Senate Minority Leader Mitch McConnellAddison (Mitch) Mitchell McConnellKavanaugh hailed by conservative gathering in first public speech since confirmation Overnight Defense: Erdoğan gets earful from GOP senators | Amazon to challenge Pentagon cloud contract decision in court | Lawmakers under pressure to pass benefits fix for military families On The Money: Trump appeals to Supreme Court to keep tax returns from NY prosecutors | Pelosi says deal on new NAFTA 'imminent' | Mnuchin downplays shutdown threat | Trump hits Fed after Walmart boasts strong earnings MORE (R-Ky.) has made his defense of the coal industry a cornerstone of his campaign. But his wife, former Secretary of Labor Elaine Chao, is involved in a group that's spent millions attacking coal, according to Yahoo News.


Chao is on the board of directors of Bloomberg Philanthropies, a group that has given $50 million to the pro-environment Sierra Club for its "Beyond Coal" campaign, an effort specifically aimed at undercutting the coal industry.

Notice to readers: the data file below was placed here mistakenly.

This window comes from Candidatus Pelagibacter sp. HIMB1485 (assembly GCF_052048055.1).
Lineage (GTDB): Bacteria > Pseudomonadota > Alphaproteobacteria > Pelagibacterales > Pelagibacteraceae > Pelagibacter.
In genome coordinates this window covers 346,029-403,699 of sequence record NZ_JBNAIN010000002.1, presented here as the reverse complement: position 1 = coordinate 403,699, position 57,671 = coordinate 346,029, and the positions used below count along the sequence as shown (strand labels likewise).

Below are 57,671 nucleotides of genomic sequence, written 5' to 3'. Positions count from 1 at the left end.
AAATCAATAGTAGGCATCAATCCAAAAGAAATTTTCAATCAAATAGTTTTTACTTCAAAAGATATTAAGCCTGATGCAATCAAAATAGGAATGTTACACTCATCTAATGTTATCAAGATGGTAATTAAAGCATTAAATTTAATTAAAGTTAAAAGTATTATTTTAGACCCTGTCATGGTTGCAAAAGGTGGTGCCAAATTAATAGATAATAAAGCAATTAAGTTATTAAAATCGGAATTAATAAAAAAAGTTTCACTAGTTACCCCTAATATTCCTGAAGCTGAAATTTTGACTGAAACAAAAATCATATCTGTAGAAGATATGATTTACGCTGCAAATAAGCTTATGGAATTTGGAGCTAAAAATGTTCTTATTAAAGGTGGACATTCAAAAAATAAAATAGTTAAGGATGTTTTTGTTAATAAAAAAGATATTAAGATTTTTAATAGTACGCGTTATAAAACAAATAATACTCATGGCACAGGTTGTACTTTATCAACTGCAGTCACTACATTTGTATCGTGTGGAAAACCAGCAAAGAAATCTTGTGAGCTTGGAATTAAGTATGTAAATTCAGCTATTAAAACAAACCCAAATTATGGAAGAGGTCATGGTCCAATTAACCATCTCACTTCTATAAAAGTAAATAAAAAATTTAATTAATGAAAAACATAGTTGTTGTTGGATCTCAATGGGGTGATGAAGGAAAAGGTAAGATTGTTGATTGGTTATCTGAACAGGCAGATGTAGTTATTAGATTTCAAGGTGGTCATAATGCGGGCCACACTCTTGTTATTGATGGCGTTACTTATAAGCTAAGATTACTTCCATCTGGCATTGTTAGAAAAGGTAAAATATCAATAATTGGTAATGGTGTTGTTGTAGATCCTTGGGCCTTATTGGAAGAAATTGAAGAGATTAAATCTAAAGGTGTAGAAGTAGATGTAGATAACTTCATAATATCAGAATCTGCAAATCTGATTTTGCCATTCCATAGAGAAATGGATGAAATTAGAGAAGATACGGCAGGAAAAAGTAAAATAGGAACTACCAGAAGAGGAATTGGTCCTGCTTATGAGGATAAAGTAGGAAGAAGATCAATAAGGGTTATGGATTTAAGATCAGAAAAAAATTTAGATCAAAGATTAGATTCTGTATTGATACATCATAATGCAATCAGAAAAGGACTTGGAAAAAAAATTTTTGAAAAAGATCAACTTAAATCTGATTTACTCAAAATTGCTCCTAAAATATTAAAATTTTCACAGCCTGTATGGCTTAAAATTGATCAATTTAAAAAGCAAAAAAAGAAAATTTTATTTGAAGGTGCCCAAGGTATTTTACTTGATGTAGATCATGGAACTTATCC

The group's express goal is to close down one third of the 500 coal plants in the U.S. by 2020 and keep coal "in the ground in Appalachia."

Chao, who has been active on the campaign trail for her husband, joined the organization in 2012, after it began funding the initiative in 2011. She serves as an adviser to the group and earned $9,400 from it in 2012.

McConnell has repeatedly accused his opponent, Kentucky Secretary of State Alison Lundergan Grimes (D), of supporting President Obama's "war on coal," attacks that could be undercut by these revelations.

"The decisions to make those grants by the Bloomberg philanthropies were made before she joined the board and she played no role in the decision to grant them," McConnell spokesman Don Stewart told Yahoo News. "Sen. McConnell has a longstanding, principled record of defending coal families and jobs. Decisions made by a board before Sec. Chao ever joined do not change that and as the Obama administration will tell you, he hasn’t let up an iota in his defense of Kentucky coal families and jobs."

Polls have found a close race in Kentucky, with McConnell leading in most.